Low Bros

With one of the most unique aesthetics in Contemporary Street Art; Retro Futuristic duo The Low Bros are made up of Berlin based brothers Christoph and Florin Schmidt. Together, they examine the contradictions associated with identity in a digital age. Whether looking forward or back, it is the ambivalence of contemporary life, the conflicts of progress and traditionalism which hold at the centre of their creative direction. The Low Bros suggest our generation as being one of fluidity; able to slip in and out of different roles like characters. These avatars assume the guise of animals inside of the Low Bro universe; an allusion to the primal instincts of humans nature. Contrastingly their forms resemble inorganic architectural structures, a nod of the urban surroundings of city dwelling people. Despite the abstract nature of their meticulous painterly approach, we recognize the emotional states of loneliness/isolation, strength/bravado inside of their surreal worlds. Their unmistakable style is sharp and vivid, with light and shadow heightening the atmospheric ambiguity so often associated with their work. From minimalism to intricate coded imagery, a clear influence of design and illustration is inherent as structures appear as precise as they are complex. Nostalgia of a-time-gone-by features through the presence of objects belonging to their childhood and youth in the 80’s and 90’s. From the streets through to galleries worldwide, the Low Bro aesthetic has evolved from a deeply personal subcultural past, to the collective cultural identity of an evermore metaphysical present. (Text by Charlotte Pyatt)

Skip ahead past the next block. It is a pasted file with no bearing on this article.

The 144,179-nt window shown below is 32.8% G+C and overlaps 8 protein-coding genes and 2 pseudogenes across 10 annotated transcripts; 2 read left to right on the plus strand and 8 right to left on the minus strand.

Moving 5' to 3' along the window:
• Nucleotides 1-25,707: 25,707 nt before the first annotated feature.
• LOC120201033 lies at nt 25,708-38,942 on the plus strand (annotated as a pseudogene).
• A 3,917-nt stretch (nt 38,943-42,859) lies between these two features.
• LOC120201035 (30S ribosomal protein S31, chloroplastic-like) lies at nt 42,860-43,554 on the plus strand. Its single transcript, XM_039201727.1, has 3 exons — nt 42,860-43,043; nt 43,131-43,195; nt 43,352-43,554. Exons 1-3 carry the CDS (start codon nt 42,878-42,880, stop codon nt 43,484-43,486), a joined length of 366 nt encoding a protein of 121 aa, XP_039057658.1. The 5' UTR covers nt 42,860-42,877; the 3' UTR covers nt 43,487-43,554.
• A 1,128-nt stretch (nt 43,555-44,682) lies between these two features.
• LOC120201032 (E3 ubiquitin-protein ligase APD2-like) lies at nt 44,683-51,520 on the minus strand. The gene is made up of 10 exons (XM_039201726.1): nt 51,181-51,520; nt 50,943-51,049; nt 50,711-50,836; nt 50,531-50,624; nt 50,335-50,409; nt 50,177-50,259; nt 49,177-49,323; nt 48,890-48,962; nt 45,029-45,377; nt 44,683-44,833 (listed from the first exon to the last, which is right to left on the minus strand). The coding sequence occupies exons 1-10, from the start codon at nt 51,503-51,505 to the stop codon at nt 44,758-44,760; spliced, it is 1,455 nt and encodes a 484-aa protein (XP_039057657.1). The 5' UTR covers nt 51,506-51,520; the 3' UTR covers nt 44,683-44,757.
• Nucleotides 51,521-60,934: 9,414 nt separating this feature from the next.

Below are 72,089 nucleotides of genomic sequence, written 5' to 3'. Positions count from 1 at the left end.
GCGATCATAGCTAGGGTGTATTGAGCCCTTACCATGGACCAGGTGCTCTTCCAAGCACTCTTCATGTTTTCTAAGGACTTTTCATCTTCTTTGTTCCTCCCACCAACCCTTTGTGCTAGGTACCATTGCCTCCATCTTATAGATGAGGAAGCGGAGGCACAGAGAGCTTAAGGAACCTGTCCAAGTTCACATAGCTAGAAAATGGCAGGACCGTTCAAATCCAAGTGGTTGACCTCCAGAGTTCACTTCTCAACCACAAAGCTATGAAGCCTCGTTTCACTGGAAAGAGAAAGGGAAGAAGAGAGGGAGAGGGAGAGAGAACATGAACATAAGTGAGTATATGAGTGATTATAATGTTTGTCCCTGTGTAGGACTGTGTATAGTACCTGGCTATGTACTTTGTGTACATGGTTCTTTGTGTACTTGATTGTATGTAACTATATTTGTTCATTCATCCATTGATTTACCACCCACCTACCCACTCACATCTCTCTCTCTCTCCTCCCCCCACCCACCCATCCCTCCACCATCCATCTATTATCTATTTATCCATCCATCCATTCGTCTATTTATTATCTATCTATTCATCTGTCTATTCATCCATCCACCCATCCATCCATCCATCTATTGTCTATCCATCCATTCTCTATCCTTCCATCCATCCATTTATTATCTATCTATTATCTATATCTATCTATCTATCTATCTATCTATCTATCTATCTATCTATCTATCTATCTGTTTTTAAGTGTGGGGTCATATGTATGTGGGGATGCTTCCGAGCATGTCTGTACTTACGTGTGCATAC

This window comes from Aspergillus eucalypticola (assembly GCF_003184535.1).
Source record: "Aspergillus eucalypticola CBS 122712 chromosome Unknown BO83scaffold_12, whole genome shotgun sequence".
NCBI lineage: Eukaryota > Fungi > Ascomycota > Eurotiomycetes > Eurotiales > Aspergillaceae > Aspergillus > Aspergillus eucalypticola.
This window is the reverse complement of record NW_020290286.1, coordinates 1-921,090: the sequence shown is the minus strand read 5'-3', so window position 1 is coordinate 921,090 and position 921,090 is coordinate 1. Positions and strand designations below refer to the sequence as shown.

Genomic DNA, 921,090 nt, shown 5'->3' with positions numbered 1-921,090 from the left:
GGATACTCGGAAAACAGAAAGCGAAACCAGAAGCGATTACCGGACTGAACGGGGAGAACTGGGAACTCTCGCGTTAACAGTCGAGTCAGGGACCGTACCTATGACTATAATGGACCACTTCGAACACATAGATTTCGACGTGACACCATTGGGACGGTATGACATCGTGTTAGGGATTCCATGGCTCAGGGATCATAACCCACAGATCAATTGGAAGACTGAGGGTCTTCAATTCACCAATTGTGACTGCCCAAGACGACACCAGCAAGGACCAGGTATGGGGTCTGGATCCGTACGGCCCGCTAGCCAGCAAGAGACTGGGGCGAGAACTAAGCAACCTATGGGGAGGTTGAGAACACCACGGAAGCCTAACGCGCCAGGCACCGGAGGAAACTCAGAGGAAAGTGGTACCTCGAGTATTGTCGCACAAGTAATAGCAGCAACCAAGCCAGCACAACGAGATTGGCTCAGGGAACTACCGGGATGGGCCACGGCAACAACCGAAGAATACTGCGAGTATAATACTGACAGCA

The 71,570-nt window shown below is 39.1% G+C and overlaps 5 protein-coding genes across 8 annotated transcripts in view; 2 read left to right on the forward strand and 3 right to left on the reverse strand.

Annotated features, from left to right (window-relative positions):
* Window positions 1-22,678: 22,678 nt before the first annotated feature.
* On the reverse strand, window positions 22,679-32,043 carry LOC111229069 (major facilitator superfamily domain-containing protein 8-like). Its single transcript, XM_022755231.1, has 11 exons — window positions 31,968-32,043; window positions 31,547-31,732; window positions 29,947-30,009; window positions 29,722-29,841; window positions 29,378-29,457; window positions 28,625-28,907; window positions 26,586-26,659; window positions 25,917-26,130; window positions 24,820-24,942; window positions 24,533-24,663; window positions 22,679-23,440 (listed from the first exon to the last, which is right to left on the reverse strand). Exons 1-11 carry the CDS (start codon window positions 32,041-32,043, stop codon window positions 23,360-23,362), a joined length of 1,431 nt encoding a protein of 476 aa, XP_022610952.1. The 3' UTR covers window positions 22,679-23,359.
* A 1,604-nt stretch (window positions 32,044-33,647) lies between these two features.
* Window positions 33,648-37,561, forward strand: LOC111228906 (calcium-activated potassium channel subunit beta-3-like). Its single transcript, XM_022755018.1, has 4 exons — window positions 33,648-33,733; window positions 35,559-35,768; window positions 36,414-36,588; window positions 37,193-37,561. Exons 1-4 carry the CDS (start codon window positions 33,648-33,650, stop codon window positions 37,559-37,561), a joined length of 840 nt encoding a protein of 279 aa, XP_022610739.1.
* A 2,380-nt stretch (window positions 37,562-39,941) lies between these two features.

Artist Statement:”Hold the Line” is the first in a new series of works which explore our fractured attentions in simultaneously connecting to people places and things. In this portrait of the modern relationship, “hold the line” implies the nature of connection through digital platforms, the paradox being that connection involves a disconnection from reality. Technological advancement has left physical presence feeling limited, so we exist instead through multiple digital planes. "Hold the Line" shows these windows literally compounding; the foreground in clarity, blurring as they regress into space. A coiled telephone wire stretching from one canvas to the other alluding to the development of communication